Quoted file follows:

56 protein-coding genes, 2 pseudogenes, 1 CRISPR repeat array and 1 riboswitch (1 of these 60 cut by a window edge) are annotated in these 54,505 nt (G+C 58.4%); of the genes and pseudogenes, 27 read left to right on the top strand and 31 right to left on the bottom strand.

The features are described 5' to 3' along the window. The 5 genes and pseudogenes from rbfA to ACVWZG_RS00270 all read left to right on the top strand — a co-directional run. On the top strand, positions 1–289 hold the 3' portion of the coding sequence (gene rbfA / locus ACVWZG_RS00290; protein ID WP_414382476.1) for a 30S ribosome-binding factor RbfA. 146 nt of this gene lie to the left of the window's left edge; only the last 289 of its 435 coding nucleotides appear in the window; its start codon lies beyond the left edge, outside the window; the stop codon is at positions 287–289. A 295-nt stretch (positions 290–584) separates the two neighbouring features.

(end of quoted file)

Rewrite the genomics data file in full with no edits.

56 protein-coding genes, 2 pseudogenes, 1 CRISPR repeat array and 1 riboswitch (1 of these 60 cut by a window edge) are annotated in these 54,505 nt (G+C 58.4%); of the genes and pseudogenes, 27 read left to right on the top strand and 31 right to left on the bottom strand.

The features are described 5' to 3' along the window. The 5 genes and pseudogenes from rbfA to ACVWZG_RS00270 all read left to right on the top strand — a co-directional run. On the top strand, positions 1–289 hold the 3' portion of the coding sequence (gene rbfA / locus ACVWZG_RS00290; protein ID WP_414382476.1) for a 30S ribosome-binding factor RbfA. 146 nt of this gene lie to the left of the window's left edge; only the last 289 of its 435 coding nucleotides appear in the window; its start codon lies beyond the left edge, outside the window; the stop codon is at positions 287–289. A 295-nt stretch (positions 290–584) separates the two neighbouring features.